Success of Medical Review Panels Will Depend on Physician Involvement
Sen. Ralph Alvarado, M.D., has one message for physicians regarding the passage of legislation earlier this year that established the Medical Review Panel process in Kentucky: Be ready to serve if called upon.
“If you’re licensed in the state of Kentucky, you are in that pool” of potential panelists, Alvarado, R-Winchester, told attendees of the 2017 KMA Commissions Connection Saturday. Three physicians will be empaneled to review each malpractice case filed in Kentucky to determine the merits of the case before it can proceed to circuit court. Plaintiffs and defendants each pick a physician and then jointly choose a third, Alvarado said.
While regulations are still in the works, the medical review panelists will be selected from physicians who would have expertise in a potential case based on lists from the Kentucky Board of Medical Licensure. “This is going to succeed or fail based largely upon the participation of physicians,” said Cory Meadows, KMA Director of Advocacy and Legal Affairs. A successful implementation of Medical Review Panels, he said, will help guide future tort reform efforts.
“Doctors can say they don’t have time, but this is an opportunity for us to get the legal climate in the state correct,” Alvarado said.
Senate Bill 4, which established the Medical Review Panel Process, and other legislation passed in the 2017 session of the Kentucky General Assembly, take effect June 29.
Alvarado said this is simply a first step in tort reform efforts in Kentucky. “We need to catch up with the rest of the country,” he said, to create a more equitable, fair civil justice system.
Rep. Kim Moser, R-Taylor Mill, joined Alvarado for the discussion of the 2017 legislative session at Saturday’s meeting. She was the sponsor of House Bill 333, which strives to address the problem of opioid addiction in Kentucky. The new law makes it a felony to illegally sell or distribute any amount of fentanyl, carfentanil and related drugs tied to an increase in drug overdoses in Kentucky. The law includes a provision to limit prescriptions for Schedule II controlled substance to three days, with several broad exceptions.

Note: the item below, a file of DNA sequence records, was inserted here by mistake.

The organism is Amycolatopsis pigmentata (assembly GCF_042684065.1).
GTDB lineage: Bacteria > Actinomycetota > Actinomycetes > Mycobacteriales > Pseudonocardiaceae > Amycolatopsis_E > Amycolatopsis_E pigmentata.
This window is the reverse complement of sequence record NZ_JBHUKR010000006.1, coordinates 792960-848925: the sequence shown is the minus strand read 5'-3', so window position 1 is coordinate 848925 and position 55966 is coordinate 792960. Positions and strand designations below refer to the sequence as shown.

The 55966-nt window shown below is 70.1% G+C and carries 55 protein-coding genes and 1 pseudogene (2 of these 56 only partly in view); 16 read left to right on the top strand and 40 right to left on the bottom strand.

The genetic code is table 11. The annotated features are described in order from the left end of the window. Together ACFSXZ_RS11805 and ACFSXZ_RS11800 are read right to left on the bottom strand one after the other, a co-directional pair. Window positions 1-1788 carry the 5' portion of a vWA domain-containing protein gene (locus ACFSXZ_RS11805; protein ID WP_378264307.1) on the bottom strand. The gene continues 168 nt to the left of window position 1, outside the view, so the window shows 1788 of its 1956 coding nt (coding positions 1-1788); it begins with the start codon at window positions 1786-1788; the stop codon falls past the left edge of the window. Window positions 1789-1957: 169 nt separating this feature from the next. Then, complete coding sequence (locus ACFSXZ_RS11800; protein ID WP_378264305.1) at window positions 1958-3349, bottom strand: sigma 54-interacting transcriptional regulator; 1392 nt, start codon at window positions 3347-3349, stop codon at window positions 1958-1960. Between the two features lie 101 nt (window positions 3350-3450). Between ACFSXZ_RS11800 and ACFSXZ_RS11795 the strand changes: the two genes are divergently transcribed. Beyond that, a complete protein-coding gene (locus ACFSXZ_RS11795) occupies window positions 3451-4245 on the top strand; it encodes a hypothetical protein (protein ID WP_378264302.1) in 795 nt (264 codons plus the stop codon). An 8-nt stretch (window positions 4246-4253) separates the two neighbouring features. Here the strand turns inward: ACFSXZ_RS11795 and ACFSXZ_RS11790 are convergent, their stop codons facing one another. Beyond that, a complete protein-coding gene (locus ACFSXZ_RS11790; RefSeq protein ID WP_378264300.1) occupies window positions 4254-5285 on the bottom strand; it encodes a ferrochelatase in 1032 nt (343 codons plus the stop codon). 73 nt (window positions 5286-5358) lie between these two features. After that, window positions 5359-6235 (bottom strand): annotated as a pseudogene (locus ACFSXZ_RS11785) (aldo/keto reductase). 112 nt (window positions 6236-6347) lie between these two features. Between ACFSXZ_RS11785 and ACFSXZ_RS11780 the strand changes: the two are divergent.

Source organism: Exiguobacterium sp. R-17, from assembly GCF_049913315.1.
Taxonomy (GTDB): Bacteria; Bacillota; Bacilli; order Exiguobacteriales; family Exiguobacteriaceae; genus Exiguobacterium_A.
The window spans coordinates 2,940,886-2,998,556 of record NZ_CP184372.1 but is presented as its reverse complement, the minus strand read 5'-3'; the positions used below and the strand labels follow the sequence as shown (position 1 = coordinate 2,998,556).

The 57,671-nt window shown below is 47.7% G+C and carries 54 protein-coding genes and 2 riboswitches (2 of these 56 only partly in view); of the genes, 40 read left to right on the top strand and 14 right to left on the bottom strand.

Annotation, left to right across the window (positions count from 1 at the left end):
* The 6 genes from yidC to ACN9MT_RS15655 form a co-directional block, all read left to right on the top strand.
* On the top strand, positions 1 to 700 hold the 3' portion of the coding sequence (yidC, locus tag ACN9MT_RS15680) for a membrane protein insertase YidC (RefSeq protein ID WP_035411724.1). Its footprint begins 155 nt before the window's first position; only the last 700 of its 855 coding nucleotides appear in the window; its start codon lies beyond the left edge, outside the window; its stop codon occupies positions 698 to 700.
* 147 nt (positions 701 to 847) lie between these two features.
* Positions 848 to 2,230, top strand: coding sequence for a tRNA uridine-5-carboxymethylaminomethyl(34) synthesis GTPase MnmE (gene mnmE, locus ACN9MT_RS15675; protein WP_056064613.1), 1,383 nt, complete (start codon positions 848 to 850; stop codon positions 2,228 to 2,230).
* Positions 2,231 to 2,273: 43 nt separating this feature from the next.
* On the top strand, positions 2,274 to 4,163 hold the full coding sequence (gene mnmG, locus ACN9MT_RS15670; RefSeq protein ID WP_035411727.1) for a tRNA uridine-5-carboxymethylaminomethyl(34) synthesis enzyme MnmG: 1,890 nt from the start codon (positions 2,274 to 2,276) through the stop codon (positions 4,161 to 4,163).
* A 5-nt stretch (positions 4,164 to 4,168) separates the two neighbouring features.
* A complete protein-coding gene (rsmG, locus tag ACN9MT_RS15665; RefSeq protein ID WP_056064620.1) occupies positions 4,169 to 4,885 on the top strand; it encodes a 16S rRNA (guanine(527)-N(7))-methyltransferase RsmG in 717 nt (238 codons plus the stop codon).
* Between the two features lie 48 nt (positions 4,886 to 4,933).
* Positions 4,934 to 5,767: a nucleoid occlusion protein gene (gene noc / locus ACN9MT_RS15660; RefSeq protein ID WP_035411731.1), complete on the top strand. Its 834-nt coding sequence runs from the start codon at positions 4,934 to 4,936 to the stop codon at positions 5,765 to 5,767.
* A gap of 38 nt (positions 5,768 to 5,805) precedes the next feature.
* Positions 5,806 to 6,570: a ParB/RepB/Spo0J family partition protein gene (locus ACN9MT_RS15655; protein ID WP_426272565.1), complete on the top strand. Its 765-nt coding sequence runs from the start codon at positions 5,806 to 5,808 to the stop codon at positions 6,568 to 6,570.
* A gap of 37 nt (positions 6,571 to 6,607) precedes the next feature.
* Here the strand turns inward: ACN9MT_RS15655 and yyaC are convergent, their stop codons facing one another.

Changes were made to the Kentucky All-Schedule Prescription Electronic Reporting, or KASPER, the state’s prescription monitoring program. For instance, Senate Bill 32 requires the Administrative Office of the Courts to forward drug conviction data to the Cabinet for Health and Family Services for inclusion in KASPER. House Bill 314 requires certain hospitals to report positive toxicology screens to the cabinet for inclusion in the KASPER reports.
“You can understand what patients have in their system,” Moser said. “That was another good thing that happened with KASPER. The Cabinet is interested in making KASPER more user friendly.”
The legislators reviewed the successes for health care-related legislation in the 2017 session, including the passage of Senate Bill 89, which ensures smokers who want to quit have access to the treatments and counseling recommended by their physicians. And, while Senate Bill 78—which would create smokefree school campuses—didn’t pass, Alvarado believes “public opinion is on our side. Seventy percent want to see smokefree Kentucky for workplaces and schools.”
The legislation passed the Senate, but stalled in the House.
Kentucky is still awaiting federal action on the state’s Medicaid waiver request, which is based on the Healthy Indiana Plan, or HIP. Alvarado said several states are looking to Kentucky’s waiver, meaning the Commonwealth could become a national model.